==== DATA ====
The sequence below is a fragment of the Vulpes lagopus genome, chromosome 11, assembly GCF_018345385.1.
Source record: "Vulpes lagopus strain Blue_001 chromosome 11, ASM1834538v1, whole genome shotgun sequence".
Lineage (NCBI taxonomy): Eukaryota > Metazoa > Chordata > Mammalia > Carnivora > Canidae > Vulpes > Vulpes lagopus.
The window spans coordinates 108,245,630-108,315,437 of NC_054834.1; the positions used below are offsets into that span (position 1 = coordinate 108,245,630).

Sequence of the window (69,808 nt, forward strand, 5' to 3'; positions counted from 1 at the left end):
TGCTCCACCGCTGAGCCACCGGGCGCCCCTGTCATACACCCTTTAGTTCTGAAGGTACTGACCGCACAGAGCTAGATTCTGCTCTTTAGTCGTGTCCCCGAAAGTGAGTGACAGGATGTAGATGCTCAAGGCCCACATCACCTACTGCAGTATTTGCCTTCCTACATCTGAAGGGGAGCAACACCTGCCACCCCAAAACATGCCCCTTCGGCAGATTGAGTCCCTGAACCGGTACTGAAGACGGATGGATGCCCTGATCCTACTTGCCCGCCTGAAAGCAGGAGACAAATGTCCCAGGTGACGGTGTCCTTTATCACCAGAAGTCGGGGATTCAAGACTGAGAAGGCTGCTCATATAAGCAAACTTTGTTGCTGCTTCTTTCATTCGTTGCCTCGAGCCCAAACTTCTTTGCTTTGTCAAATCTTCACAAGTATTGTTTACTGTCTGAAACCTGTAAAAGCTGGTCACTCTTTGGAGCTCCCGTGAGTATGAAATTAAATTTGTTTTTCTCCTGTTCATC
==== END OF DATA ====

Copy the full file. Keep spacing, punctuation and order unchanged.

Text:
The sequence below is a fragment of the Vulpes lagopus genome, chromosome 11, assembly GCF_018345385.1.
Source record: "Vulpes lagopus strain Blue_001 chromosome 11, ASM1834538v1, whole genome shotgun sequence".
Lineage (NCBI taxonomy): Eukaryota > Metazoa > Chordata > Mammalia > Carnivora > Canidae > Vulpes > Vulpes lagopus.
The window spans coordinates 108,245,630-108,315,437 of NC_054834.1; the positions used below are offsets into that span (position 1 = coordinate 108,245,630).

Sequence of the window (69,808 nt, forward strand, 5' to 3'; positions counted from 1 at the left end):
TGCTCCACCGCTGAGCCACCGGGCGCCCCTGTCATACACCCTTTAGTTCTGAAGGTACTGACCGCACAGAGCTAGATTCTGCTCTTTAGTCGTGTCCCCGAAAGTGAGTGACAGGATGTAGATGCTCAAGGCCCACATCACCTACTGCAGTATTTGCCTTCCTACATCTGAAGGGGAGCAACACCTGCCACCCCAAAACATGCCCCTTCGGCAGATTGAGTCCCTGAACCGGTACTGAAGACGGATGGATGCCCTGATCCTACTTGCCCGCCTGAAAGCAGGAGACAAATGTCCCAGGTGACGGTGTCCTTTATCACCAGAAGTCGGGGATTCAAGACTGAGAAGGCTGCTCATATAAGCAAACTTTGTTGCTGCTTCTTTCATTCGTTGCCTCGAGCCCAAACTTCTTTGCTTTGTCAAATCTTCACAAGTATTGTTTACTGTCTGAAACCTGTAAAAGCTGGTCACTCTTTGGAGCTCCCGTGAGTATGAAATTAAATTTGTTTTTCTCCTGTTCATC